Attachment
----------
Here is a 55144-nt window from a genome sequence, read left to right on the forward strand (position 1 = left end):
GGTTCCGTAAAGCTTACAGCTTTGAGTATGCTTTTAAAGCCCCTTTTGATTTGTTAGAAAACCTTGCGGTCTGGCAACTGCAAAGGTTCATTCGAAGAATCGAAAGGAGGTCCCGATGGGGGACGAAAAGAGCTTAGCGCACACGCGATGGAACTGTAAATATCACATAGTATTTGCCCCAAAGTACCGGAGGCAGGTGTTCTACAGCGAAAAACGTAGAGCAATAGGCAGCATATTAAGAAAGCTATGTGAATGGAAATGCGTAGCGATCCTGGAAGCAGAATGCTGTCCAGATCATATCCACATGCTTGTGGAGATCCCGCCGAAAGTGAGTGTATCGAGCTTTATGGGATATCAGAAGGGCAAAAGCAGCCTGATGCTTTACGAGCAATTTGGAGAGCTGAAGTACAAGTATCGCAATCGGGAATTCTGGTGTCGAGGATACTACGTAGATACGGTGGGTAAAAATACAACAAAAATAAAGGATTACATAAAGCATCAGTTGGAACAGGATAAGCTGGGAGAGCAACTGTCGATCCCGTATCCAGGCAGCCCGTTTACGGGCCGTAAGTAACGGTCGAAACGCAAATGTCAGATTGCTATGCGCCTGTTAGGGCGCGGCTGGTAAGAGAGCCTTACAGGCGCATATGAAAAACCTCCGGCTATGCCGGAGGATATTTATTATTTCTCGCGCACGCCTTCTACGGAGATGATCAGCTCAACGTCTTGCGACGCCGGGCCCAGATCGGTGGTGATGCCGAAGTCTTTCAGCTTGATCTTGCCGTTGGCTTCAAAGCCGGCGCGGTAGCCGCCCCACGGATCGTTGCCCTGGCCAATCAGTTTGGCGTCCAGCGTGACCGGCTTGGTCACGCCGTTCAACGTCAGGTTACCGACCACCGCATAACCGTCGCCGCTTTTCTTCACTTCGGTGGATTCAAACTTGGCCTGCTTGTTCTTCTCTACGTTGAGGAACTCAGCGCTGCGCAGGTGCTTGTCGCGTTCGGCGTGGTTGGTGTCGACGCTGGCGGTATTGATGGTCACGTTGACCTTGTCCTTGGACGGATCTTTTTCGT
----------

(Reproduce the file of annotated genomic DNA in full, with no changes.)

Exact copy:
Here is a 55144-nt window from a genome sequence, read left to right on the forward strand (position 1 = left end):
GGTTCCGTAAAGCTTACAGCTTTGAGTATGCTTTTAAAGCCCCTTTTGATTTGTTAGAAAACCTTGCGGTCTGGCAACTGCAAAGGTTCATTCGAAGAATCGAAAGGAGGTCCCGATGGGGGACGAAAAGAGCTTAGCGCACACGCGATGGAACTGTAAATATCACATAGTATTTGCCCCAAAGTACCGGAGGCAGGTGTTCTACAGCGAAAAACGTAGAGCAATAGGCAGCATATTAAGAAAGCTATGTGAATGGAAATGCGTAGCGATCCTGGAAGCAGAATGCTGTCCAGATCATATCCACATGCTTGTGGAGATCCCGCCGAAAGTGAGTGTATCGAGCTTTATGGGATATCAGAAGGGCAAAAGCAGCCTGATGCTTTACGAGCAATTTGGAGAGCTGAAGTACAAGTATCGCAATCGGGAATTCTGGTGTCGAGGATACTACGTAGATACGGTGGGTAAAAATACAACAAAAATAAAGGATTACATAAAGCATCAGTTGGAACAGGATAAGCTGGGAGAGCAACTGTCGATCCCGTATCCAGGCAGCCCGTTTACGGGCCGTAAGTAACGGTCGAAACGCAAATGTCAGATTGCTATGCGCCTGTTAGGGCGCGGCTGGTAAGAGAGCCTTACAGGCGCATATGAAAAACCTCCGGCTATGCCGGAGGATATTTATTATTTCTCGCGCACGCCTTCTACGGAGATGATCAGCTCAACGTCTTGCGACGCCGGGCCCAGATCGGTGGTGATGCCGAAGTCTTTCAGCTTGATCTTGCCGTTGGCTTCAAAGCCGGCGCGGTAGCCGCCCCACGGATCGTTGCCCTGGCCAATCAGTTTGGCGTCCAGCGTGACCGGCTTGGTCACGCCGTTCAACGTCAGGTTACCGACCACCGCATAACCGTCGCCGCTTTTCTTCACTTCGGTGGATTCAAACTTGGCCTGCTTGTTCTTCTCTACGTTGAGGAACTCAGCGCTGCGCAGGTGCTTGTCGCGTTCGGCGTGGTTGGTGTCGACGCTGGCGGTATTGATGGTCACGTTGACCTTGTCCTTGGACGGATCTTTTTCGT